8. Twitter.I admit, I’m not a great Tweeter, but you can meet new people on Twitter. One of my Tweets about American Idol wasspotlighted on an American Idol site. In your profile be sure to mention your book and make it easy for people to find out more about you (why you need a website and blog). You don’t have to autofollow people who follow you. I pick and choose who I want to follow. It’s a good rule of thumb not to go out and follow everyone you can think of. Follow those who you are genuinely interested in following. You can also categorize those you follow into lists so it’s easier to keep track of conversations.
Twitter is like a conversation on speed, everything happens quickly. I check in on my account each day. You can link your Twitter account to Facebook so anything you post on Twitter will also post on Facebook.
9. Virtual Tour.You can send a free copies of your book to various bloggers (it’s best to find bloggers who have a large following) in exchange for a review on their blog. You can also coordinate the dates so if you have 10 bloggers willing to participate, your book will be featured 10 different days. You can also hire someone to coordinate the virtual book blog tour. I have had good success with virtual tours and they have created a lot of buzz about my books.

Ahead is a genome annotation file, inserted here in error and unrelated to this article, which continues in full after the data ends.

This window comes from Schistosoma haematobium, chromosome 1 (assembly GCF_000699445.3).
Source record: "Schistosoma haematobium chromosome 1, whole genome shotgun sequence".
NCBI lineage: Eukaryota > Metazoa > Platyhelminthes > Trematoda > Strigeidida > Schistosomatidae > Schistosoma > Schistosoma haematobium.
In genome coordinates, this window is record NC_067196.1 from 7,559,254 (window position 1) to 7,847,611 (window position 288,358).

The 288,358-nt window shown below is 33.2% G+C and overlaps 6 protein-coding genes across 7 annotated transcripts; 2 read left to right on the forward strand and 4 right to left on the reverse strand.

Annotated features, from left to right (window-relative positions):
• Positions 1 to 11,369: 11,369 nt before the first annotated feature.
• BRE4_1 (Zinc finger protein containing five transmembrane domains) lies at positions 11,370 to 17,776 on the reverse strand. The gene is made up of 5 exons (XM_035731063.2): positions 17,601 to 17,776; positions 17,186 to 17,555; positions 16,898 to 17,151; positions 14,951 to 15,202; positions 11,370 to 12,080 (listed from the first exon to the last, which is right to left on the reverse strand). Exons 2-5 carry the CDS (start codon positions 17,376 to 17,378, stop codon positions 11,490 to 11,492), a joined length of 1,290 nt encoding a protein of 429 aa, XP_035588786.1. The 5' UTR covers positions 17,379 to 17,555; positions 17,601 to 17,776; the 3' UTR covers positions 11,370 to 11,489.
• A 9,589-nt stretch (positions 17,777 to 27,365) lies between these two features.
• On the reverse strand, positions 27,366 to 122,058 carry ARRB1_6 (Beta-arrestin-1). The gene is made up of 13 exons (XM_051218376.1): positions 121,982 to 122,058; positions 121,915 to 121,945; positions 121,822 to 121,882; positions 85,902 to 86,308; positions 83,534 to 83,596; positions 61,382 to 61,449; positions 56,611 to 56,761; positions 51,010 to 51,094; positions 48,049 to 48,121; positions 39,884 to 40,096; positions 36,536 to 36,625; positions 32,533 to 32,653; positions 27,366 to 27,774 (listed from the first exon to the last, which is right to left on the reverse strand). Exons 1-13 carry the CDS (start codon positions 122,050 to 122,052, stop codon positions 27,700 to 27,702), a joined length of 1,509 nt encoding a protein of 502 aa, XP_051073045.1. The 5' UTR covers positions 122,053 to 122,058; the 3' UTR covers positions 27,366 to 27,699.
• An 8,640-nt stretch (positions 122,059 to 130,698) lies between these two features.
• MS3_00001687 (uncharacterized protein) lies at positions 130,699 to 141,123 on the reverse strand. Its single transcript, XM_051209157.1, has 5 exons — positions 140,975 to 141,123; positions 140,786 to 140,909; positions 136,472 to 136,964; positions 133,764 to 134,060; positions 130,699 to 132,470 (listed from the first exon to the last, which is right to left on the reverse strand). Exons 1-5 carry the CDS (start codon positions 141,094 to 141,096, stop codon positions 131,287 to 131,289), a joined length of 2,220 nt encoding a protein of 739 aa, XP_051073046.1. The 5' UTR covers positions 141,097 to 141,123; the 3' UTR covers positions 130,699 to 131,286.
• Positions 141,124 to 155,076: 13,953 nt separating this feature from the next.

10. Contact Newspapers.Your local newspaper may be interested in doing a feature story on you – especially if your book has a tie in with a current event or a charity. I have been pleased with articles written about me and my books in the area where I live and it started with me sending an email to the features editor. I have an appointment this week with a newspaper photographer because the area paper is going to run an article.
Most of these options are low to no cost except for the investment of time and can be done from the comfort of your own home usingyour computer. I have recently stepped out of my comfort zone (my home) and contacted bookstores and libraries in my area. Remember, I live in a highly non-LDS area and still the stores were accommodating.
You may dream that your publisher will send you on an all-expense paid 20-city book tour, but that’s not realistic. You have topromote your book. Of course, you also need to find a balance. If you promote so much you don’t have time to write another book, you’ll lose any fan base you build. You also have to balance promotion with family and work demands. But, a little effort can go a long way in your book’s success.